In reaction to the launch, officials with the Japanese government requested an emergency session of the U.N. Security Council, which met on Sunday, April 5, 2009.
Although a failure in any launch book, the North Koreans did announce that it flew farther than its two previous attempts, one in 1998 and the other in 2006.
The United States reported the ballistic missile was called Taepodong-2 (TD-2, also referred to as Taep’o-Dong-2), and that it flew at least 3,200 kilometers (2,000 miles), which was about double the distance that the 1998 missile flew. The missile reportedly has a maximum range of 4,500 kilometers (2,800 miles).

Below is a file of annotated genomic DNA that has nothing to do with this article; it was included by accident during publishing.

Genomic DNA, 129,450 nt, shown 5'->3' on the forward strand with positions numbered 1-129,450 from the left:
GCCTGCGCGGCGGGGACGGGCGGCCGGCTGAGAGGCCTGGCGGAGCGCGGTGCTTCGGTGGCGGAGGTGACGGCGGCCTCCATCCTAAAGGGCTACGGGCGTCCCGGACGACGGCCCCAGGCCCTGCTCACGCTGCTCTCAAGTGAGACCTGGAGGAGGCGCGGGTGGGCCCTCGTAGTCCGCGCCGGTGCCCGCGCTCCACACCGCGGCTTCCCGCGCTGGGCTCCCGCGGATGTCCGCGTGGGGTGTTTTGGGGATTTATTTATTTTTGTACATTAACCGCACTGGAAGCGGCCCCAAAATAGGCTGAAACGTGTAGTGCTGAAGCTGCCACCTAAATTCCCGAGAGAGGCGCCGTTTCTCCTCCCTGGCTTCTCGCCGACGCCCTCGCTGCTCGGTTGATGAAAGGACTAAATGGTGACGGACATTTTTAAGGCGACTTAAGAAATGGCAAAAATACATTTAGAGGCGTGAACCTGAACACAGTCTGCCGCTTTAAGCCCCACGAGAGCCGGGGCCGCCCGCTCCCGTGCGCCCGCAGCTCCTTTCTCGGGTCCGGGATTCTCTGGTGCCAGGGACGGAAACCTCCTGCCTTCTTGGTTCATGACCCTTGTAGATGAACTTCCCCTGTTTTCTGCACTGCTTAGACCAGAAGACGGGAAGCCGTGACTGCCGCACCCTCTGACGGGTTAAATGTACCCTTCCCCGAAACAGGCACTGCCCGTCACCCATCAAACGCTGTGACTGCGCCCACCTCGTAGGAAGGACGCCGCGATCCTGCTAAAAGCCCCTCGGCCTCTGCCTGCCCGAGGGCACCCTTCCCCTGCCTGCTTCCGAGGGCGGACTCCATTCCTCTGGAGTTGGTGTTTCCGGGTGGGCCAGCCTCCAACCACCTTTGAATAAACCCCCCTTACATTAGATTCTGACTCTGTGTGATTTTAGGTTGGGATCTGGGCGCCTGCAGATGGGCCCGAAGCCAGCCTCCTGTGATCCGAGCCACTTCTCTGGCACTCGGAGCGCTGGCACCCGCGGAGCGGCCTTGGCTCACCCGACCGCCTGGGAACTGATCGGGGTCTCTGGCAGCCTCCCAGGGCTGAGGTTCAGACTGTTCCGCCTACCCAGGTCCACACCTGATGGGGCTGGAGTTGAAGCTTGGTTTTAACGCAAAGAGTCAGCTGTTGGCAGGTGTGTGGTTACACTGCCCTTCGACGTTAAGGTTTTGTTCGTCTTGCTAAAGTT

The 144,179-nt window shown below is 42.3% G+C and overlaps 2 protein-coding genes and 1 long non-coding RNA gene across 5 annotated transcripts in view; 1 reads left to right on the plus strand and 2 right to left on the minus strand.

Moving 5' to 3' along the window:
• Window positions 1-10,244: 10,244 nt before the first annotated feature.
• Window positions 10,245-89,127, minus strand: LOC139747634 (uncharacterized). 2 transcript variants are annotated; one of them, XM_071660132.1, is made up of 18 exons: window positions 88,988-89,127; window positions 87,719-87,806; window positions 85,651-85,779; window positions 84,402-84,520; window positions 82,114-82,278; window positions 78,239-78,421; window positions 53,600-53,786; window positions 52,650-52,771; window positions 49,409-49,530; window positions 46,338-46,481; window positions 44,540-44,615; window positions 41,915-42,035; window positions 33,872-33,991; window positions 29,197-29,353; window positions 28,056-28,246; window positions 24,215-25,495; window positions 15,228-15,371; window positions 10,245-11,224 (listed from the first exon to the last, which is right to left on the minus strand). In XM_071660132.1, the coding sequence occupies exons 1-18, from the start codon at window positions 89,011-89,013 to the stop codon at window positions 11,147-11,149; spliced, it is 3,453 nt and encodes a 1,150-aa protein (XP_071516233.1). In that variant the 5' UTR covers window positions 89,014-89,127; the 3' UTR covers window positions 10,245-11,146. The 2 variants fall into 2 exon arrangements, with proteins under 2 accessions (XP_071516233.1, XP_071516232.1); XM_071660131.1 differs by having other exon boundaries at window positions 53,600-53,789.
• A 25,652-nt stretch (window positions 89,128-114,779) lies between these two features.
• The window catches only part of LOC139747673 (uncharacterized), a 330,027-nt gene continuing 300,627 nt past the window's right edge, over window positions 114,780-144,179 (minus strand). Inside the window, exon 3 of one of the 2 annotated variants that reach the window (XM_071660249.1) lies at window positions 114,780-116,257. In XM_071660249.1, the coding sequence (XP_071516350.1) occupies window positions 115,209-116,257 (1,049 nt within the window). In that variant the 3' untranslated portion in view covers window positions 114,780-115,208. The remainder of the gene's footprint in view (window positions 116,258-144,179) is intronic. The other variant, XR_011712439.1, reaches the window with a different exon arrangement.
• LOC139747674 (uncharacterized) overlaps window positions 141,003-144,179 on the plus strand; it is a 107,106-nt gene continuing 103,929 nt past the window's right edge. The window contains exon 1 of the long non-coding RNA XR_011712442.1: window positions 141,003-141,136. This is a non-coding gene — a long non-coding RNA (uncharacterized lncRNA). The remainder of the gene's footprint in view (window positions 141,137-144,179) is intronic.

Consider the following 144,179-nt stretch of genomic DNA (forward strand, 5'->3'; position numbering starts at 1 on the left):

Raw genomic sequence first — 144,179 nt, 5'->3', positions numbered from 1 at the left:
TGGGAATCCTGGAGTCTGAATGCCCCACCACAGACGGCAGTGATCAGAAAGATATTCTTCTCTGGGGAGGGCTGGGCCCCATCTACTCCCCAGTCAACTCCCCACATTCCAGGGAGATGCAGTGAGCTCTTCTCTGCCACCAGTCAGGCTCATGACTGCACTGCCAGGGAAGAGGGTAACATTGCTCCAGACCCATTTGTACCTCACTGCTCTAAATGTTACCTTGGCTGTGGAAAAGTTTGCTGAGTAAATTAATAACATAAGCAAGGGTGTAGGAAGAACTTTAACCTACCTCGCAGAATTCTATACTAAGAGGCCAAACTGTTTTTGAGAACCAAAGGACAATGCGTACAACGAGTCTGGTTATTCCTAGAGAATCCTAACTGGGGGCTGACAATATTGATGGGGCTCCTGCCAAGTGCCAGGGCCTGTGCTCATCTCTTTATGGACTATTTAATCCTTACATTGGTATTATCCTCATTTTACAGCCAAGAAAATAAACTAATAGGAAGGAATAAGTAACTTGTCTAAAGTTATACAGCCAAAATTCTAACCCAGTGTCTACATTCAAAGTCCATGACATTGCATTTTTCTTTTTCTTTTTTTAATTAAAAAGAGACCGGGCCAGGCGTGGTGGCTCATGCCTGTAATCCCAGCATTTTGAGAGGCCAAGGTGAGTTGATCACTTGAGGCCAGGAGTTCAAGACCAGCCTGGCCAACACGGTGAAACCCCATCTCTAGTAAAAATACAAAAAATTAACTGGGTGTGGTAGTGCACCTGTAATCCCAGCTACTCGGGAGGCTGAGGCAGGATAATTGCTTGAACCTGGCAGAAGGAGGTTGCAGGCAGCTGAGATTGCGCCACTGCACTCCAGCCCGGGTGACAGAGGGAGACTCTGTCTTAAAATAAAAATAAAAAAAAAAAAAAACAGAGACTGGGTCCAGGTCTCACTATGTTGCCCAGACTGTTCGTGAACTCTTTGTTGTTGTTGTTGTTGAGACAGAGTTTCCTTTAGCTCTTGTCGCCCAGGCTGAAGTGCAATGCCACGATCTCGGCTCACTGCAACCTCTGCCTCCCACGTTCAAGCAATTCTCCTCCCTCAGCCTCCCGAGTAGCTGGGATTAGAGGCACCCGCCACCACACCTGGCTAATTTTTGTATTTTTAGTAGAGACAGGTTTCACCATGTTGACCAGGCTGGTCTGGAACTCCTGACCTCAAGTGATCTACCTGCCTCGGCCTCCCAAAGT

At the same time, officials in Japan are considering ways to set up additional capabilities to defend themselves against future launches from North Korea, assuming them to be potentially military in nature.
The Reuters article “North Korea rocket revives Japan pre-emptive strike talk” reports that the Kyodo news agency is reporting that former Japanese finance minister Shoichi Nakagawa stated, “We should hold a proper debate about attacking launch bases and about shelters in case something does happen.”
Page three concludes with a comment from U.S. president Obama.